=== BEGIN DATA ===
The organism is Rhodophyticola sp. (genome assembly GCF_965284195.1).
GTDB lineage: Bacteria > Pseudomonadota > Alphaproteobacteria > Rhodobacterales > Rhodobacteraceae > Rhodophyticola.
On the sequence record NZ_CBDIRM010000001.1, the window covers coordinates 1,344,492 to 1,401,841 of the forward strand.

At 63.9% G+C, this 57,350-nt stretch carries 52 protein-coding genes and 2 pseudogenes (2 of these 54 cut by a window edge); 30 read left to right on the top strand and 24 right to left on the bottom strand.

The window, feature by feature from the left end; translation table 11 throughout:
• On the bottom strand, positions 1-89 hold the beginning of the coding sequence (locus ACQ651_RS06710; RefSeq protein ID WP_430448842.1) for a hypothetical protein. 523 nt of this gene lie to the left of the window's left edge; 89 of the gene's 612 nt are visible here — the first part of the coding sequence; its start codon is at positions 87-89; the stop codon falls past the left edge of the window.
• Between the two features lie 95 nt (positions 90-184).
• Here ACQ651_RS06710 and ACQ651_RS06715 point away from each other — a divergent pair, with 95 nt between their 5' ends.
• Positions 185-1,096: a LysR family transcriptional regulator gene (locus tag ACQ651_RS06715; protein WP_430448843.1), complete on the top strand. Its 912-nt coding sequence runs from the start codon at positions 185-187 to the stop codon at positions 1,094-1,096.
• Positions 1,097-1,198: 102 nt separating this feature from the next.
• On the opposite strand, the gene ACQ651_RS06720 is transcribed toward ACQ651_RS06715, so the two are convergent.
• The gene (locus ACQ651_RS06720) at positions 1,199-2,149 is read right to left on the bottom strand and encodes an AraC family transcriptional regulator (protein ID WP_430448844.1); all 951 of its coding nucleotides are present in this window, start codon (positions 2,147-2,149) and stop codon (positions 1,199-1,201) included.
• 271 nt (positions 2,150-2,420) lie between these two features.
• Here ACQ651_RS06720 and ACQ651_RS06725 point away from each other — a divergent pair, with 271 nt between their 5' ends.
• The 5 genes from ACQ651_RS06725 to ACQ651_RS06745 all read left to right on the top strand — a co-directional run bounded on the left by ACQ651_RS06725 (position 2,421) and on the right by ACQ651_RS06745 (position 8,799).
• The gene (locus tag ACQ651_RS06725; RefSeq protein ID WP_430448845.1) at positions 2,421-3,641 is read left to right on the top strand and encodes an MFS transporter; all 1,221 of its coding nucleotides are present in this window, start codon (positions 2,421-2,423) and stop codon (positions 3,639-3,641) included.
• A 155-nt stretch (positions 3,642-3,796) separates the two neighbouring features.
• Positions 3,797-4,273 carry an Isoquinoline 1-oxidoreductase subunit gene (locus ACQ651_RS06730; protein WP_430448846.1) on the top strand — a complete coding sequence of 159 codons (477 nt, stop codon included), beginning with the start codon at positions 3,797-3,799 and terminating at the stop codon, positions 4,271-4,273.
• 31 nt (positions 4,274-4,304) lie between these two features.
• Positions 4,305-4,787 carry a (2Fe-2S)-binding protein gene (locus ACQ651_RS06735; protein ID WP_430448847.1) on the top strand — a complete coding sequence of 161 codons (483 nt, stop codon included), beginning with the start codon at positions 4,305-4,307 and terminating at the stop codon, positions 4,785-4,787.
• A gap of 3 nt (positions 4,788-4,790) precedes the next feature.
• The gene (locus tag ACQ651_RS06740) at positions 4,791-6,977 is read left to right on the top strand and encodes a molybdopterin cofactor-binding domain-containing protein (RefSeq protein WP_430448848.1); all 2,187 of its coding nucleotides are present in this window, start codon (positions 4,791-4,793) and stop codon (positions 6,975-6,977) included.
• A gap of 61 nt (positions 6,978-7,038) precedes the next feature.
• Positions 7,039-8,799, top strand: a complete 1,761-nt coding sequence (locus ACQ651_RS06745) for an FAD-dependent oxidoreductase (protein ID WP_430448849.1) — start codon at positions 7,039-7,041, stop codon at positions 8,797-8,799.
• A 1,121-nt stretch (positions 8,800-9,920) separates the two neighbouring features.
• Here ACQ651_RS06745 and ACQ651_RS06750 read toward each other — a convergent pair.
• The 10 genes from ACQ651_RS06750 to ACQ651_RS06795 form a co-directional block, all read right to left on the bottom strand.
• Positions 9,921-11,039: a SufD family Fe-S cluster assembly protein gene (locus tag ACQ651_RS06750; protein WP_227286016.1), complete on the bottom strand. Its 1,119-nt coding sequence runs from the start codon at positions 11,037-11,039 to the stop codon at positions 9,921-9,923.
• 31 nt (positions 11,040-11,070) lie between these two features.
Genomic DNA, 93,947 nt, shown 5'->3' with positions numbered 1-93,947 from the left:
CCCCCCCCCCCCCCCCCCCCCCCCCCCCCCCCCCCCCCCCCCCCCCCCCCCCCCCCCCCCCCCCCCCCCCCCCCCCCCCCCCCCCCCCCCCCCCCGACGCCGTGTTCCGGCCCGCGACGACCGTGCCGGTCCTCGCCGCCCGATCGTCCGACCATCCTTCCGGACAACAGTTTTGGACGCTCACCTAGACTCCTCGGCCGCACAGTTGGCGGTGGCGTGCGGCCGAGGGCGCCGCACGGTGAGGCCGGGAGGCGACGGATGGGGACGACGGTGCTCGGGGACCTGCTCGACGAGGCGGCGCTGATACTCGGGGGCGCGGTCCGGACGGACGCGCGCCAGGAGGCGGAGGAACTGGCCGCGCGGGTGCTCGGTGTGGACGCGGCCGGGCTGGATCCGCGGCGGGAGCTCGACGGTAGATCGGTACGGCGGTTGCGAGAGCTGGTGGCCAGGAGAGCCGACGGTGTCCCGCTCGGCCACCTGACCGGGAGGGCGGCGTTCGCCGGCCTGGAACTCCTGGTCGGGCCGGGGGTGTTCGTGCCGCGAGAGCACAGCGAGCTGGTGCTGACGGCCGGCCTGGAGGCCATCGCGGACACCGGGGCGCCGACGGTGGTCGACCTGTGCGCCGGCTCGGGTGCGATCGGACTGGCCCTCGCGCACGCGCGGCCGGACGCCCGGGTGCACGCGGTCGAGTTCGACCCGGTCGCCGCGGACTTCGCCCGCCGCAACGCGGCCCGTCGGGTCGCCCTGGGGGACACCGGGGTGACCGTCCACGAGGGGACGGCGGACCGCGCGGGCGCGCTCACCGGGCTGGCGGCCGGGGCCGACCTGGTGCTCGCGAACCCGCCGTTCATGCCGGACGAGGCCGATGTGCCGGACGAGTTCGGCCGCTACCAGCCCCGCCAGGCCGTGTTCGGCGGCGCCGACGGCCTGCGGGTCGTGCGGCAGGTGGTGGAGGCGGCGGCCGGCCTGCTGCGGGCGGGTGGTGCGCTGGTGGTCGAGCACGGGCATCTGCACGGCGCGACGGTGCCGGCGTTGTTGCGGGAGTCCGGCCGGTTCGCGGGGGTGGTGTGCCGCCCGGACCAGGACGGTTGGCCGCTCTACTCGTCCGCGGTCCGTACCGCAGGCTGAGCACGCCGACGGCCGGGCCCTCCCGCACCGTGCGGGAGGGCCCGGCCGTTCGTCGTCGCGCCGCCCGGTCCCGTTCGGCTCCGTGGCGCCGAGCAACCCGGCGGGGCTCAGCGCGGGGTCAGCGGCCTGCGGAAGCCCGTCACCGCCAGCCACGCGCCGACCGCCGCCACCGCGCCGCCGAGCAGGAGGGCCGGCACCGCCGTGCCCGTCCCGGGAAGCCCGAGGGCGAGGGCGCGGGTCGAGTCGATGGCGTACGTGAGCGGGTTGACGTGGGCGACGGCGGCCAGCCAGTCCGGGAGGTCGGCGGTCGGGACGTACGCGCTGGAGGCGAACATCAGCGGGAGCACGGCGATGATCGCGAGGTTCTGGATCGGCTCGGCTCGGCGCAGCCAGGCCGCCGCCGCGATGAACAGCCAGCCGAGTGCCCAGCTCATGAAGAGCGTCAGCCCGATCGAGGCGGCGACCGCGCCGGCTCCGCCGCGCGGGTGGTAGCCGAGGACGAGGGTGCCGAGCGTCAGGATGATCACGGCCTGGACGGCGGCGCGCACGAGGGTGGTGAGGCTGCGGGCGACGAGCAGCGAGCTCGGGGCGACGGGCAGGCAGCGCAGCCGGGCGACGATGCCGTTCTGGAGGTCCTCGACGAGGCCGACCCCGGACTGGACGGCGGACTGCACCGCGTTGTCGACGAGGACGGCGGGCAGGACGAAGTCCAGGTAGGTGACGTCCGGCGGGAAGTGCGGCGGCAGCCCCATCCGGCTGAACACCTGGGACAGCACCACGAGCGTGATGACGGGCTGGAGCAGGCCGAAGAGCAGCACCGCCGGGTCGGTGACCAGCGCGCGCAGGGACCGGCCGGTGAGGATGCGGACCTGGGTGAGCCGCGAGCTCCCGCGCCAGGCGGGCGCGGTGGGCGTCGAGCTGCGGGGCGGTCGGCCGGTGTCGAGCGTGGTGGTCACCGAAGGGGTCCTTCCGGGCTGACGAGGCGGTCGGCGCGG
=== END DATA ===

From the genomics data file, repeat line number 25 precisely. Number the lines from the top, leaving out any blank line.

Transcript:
• A 1,121-nt stretch (positions 8,800-9,920) separates the two neighbouring features.